The Cleveland chapter of the NAACP blasted the city’s police union for endorsing Republican nominee Donald Trump for president.
The local NAACP chapter released a statement criticizing the president of the police union, Steve Loomis, for supporting Trump because he would be a “friend of the police.”
“Steve Loomis implies that findings that Cleveland officers have beaten, maimed and killed unarmed men and women would somehow be allowed to go unchallenged under a Trump administration,” the statement from the group stated.
The Cleveland Police Patrolmen’s Association (CPPA), which represents 1,450 officers and staff, overwhelmingly voted to endorse the Republican nominee, with Trump receiving 216 votes and Democratic nominee Hillary Clinton getting 68.
The union moved forward with the endorsement, despite concerns from some of its members that choosing a candidate may alienate community members.
The Cleveland NAACP also criticized minority police officers for failing to participate in the vote, and accused black and Hispanic officers of being complicit in this “tragedy” and of “failing” their community.
“By most estimates, there are over 500 Black and Hispanic officers who were eligible to vote on this issue. Where was your support for Lynn Hampton… and the other 67 brave officers who voted ‘No?'” the statement read.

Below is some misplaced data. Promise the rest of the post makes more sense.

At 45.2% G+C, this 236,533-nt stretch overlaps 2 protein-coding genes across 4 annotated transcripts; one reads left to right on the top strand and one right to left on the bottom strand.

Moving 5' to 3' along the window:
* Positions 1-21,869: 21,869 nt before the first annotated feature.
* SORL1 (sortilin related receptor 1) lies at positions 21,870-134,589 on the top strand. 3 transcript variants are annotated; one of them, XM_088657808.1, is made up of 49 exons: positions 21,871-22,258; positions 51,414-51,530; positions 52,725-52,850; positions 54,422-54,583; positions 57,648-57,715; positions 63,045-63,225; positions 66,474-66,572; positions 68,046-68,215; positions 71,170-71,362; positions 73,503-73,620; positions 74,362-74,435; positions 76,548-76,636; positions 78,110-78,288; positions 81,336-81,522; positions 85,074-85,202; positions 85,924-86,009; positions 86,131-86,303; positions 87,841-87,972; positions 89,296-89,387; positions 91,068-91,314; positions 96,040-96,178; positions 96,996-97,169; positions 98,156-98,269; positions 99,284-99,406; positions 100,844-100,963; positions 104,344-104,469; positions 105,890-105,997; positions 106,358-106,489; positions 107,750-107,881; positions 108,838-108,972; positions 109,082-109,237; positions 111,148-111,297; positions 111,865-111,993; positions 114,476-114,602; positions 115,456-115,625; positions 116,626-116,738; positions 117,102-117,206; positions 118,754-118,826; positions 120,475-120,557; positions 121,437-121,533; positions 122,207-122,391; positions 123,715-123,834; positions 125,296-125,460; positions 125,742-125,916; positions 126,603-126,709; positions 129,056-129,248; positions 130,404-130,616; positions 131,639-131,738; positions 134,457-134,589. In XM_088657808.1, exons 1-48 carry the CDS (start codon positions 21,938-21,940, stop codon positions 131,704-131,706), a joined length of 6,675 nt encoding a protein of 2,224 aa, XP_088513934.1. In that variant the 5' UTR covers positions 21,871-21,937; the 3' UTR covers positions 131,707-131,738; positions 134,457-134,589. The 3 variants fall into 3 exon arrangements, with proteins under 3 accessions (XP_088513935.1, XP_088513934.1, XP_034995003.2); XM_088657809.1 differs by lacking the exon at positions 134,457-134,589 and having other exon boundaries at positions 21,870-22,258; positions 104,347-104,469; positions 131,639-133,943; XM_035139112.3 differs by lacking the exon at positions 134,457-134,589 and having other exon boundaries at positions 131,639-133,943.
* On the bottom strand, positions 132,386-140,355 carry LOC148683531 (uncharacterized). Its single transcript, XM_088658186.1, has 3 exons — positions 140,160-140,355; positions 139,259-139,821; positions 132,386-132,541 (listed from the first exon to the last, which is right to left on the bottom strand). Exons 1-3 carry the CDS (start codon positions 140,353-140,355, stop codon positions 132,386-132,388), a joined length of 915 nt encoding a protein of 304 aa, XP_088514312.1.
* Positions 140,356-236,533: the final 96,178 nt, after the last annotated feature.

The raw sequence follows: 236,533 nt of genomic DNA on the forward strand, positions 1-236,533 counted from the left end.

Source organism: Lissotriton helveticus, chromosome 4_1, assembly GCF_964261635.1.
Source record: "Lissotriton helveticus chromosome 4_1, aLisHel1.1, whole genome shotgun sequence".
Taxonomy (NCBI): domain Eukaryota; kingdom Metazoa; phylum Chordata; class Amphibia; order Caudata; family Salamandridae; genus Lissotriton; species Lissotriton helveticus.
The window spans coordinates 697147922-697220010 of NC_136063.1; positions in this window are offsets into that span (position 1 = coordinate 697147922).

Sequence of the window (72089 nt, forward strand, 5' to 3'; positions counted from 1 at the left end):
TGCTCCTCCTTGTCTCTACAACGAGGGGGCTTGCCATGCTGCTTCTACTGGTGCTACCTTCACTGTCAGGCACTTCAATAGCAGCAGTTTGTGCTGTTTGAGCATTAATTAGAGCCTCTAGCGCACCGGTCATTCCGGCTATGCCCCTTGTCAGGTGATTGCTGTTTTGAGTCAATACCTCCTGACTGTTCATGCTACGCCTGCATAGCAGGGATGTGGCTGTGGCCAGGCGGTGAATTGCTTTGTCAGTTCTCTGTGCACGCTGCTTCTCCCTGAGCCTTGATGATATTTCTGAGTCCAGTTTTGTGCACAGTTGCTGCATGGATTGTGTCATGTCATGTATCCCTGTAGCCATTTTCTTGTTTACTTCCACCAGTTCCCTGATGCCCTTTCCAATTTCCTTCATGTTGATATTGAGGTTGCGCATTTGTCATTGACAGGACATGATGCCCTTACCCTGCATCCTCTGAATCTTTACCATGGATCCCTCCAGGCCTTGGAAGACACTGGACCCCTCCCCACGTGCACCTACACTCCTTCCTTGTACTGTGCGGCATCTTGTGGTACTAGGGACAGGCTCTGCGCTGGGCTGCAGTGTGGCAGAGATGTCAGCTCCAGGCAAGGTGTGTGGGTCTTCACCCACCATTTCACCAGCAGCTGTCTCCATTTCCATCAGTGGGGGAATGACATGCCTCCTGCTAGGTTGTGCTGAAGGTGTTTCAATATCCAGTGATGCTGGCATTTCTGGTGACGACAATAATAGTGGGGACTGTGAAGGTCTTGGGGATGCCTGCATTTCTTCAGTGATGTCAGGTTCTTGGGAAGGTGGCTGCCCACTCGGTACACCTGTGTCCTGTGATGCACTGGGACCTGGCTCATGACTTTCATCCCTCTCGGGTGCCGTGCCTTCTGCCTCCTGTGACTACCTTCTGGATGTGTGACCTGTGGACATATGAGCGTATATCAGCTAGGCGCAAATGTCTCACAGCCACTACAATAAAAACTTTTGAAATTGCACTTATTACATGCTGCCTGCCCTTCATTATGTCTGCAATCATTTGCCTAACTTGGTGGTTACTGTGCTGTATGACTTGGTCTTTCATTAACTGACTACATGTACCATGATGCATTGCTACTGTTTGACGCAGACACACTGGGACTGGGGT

Before the vote, the president of the local Black Shield Association (BSA), an organization set up to represent the interests of black police officers, voiced her opposition of endorsing a candidate, citing concerns of community relations.
“It would just be not a good thing for us to be involved in endorsing anyone right at this particular time,” Lynn Hampton said in a statement before the group voted to support Trump.
BSA also highlighted fears that the union endorsement could elevate the mistrust among minority groups towards law enforcement. “I think it would give wind and give fuel to people who think that way about the police department,” Hampton said.
Loomis has previously met with Trump on numerous occasion, participating in a roundtable discussion with the Republican nominee and other union leaders in early September. He also appeared at a Trump rally in Akron during an August visit.
The National Fraternal Order of Police endorsed Trump for president in Sept., as have police associations throughout the country.
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